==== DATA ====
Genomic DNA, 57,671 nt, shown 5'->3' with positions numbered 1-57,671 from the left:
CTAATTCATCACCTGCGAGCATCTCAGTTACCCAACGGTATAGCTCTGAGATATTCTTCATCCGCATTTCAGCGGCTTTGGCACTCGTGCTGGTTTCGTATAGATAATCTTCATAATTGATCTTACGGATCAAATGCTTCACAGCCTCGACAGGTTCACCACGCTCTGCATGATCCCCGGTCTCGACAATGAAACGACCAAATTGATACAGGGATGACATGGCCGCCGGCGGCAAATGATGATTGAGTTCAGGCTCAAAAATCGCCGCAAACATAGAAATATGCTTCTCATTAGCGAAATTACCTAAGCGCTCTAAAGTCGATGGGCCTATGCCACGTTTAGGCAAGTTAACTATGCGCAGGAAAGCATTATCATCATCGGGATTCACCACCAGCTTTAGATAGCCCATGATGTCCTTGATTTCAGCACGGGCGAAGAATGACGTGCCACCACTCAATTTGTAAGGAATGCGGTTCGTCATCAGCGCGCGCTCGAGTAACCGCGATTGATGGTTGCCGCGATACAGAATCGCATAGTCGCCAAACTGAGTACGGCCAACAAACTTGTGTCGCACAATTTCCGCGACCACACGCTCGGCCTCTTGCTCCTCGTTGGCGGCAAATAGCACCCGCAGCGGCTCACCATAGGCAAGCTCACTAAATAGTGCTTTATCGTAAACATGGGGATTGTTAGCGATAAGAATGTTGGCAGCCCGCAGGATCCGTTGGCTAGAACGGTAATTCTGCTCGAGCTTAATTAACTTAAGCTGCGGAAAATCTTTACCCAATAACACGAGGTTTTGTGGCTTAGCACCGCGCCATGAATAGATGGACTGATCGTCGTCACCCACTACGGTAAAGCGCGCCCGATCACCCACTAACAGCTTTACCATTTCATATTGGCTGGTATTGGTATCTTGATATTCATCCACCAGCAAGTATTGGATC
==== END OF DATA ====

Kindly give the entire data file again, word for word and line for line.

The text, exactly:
Genomic DNA, 57,671 nt, shown 5'->3' with positions numbered 1-57,671 from the left:
CTAATTCATCACCTGCGAGCATCTCAGTTACCCAACGGTATAGCTCTGAGATATTCTTCATCCGCATTTCAGCGGCTTTGGCACTCGTGCTGGTTTCGTATAGATAATCTTCATAATTGATCTTACGGATCAAATGCTTCACAGCCTCGACAGGTTCACCACGCTCTGCATGATCCCCGGTCTCGACAATGAAACGACCAAATTGATACAGGGATGACATGGCCGCCGGCGGCAAATGATGATTGAGTTCAGGCTCAAAAATCGCCGCAAACATAGAAATATGCTTCTCATTAGCGAAATTACCTAAGCGCTCTAAAGTCGATGGGCCTATGCCACGTTTAGGCAAGTTAACTATGCGCAGGAAAGCATTATCATCATCGGGATTCACCACCAGCTTTAGATAGCCCATGATGTCCTTGATTTCAGCACGGGCGAAGAATGACGTGCCACCACTCAATTTGTAAGGAATGCGGTTCGTCATCAGCGCGCGCTCGAGTAACCGCGATTGATGGTTGCCGCGATACAGAATCGCATAGTCGCCAAACTGAGTACGGCCAACAAACTTGTGTCGCACAATTTCCGCGACCACACGCTCGGCCTCTTGCTCCTCGTTGGCGGCAAATAGCACCCGCAGCGGCTCACCATAGGCAAGCTCACTAAATAGTGCTTTATCGTAAACATGGGGATTGTTAGCGATAAGAATGTTGGCAGCCCGCAGGATCCGTTGGCTAGAACGGTAATTCTGCTCGAGCTTAATTAACTTAAGCTGCGGAAAATCTTTACCCAATAACACGAGGTTTTGTGGCTTAGCACCGCGCCATGAATAGATGGACTGATCGTCGTCACCCACTACGGTAAAGCGCGCCCGATCACCCACTAACAGCTTTACCATTTCATATTGGCTGGTATTGGTATCTTGATATTCATCCACCAGCAAGTATTGGATC